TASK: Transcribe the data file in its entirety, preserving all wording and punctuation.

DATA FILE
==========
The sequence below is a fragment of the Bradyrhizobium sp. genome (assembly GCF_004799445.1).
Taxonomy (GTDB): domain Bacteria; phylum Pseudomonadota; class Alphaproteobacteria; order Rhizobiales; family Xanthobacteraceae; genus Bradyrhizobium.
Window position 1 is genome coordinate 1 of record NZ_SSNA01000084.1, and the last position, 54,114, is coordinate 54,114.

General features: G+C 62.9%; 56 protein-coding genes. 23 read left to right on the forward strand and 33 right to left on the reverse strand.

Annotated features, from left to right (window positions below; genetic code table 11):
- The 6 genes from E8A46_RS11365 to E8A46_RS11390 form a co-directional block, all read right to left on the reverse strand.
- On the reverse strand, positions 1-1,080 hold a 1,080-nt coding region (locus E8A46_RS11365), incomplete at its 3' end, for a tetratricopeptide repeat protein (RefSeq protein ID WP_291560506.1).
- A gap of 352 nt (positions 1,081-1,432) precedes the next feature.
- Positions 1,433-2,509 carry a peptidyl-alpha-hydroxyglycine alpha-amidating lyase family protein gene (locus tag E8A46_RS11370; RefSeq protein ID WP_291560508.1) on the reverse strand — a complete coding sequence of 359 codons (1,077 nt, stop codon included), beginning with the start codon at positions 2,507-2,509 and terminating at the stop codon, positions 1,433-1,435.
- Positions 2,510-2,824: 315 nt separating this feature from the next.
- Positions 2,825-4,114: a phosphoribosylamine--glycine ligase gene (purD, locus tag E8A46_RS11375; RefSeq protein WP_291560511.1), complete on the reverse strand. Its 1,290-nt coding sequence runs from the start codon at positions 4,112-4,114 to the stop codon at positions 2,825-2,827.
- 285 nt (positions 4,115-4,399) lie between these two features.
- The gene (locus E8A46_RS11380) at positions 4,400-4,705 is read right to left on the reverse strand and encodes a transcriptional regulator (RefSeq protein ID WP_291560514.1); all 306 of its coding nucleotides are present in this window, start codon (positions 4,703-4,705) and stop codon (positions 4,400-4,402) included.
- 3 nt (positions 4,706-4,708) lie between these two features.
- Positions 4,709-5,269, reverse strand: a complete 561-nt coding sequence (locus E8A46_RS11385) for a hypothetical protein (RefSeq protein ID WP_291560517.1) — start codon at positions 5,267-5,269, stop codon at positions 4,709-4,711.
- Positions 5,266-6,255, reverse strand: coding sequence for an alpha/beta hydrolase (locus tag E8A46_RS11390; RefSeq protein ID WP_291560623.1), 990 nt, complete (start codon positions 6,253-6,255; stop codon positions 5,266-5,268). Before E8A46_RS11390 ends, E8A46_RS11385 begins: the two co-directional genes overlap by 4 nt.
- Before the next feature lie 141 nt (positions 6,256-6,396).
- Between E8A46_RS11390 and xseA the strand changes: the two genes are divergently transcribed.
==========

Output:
The sequence below is a fragment of the Bradyrhizobium sp. genome (assembly GCF_004799445.1).
Taxonomy (GTDB): domain Bacteria; phylum Pseudomonadota; class Alphaproteobacteria; order Rhizobiales; family Xanthobacteraceae; genus Bradyrhizobium.
Window position 1 is genome coordinate 1 of record NZ_SSNA01000084.1, and the last position, 54,114, is coordinate 54,114.

General features: G+C 62.9%; 56 protein-coding genes. 23 read left to right on the forward strand and 33 right to left on the reverse strand.

Annotated features, from left to right (window positions below; genetic code table 11):
- The 6 genes from E8A46_RS11365 to E8A46_RS11390 form a co-directional block, all read right to left on the reverse strand.
- On the reverse strand, positions 1-1,080 hold a 1,080-nt coding region (locus E8A46_RS11365), incomplete at its 3' end, for a tetratricopeptide repeat protein (RefSeq protein ID WP_291560506.1).
- A gap of 352 nt (positions 1,081-1,432) precedes the next feature.
- Positions 1,433-2,509 carry a peptidyl-alpha-hydroxyglycine alpha-amidating lyase family protein gene (locus tag E8A46_RS11370; RefSeq protein ID WP_291560508.1) on the reverse strand — a complete coding sequence of 359 codons (1,077 nt, stop codon included), beginning with the start codon at positions 2,507-2,509 and terminating at the stop codon, positions 1,433-1,435.
- Positions 2,510-2,824: 315 nt separating this feature from the next.
- Positions 2,825-4,114: a phosphoribosylamine--glycine ligase gene (purD, locus tag E8A46_RS11375; RefSeq protein WP_291560511.1), complete on the reverse strand. Its 1,290-nt coding sequence runs from the start codon at positions 4,112-4,114 to the stop codon at positions 2,825-2,827.
- 285 nt (positions 4,115-4,399) lie between these two features.
- The gene (locus E8A46_RS11380) at positions 4,400-4,705 is read right to left on the reverse strand and encodes a transcriptional regulator (RefSeq protein ID WP_291560514.1); all 306 of its coding nucleotides are present in this window, start codon (positions 4,703-4,705) and stop codon (positions 4,400-4,402) included.
- 3 nt (positions 4,706-4,708) lie between these two features.
- Positions 4,709-5,269, reverse strand: a complete 561-nt coding sequence (locus E8A46_RS11385) for a hypothetical protein (RefSeq protein ID WP_291560517.1) — start codon at positions 5,267-5,269, stop codon at positions 4,709-4,711.
- Positions 5,266-6,255, reverse strand: coding sequence for an alpha/beta hydrolase (locus tag E8A46_RS11390; RefSeq protein ID WP_291560623.1), 990 nt, complete (start codon positions 6,253-6,255; stop codon positions 5,266-5,268). Before E8A46_RS11390 ends, E8A46_RS11385 begins: the two co-directional genes overlap by 4 nt.
- Before the next feature lie 141 nt (positions 6,256-6,396).
- Between E8A46_RS11390 and xseA the strand changes: the two genes are divergently transcribed.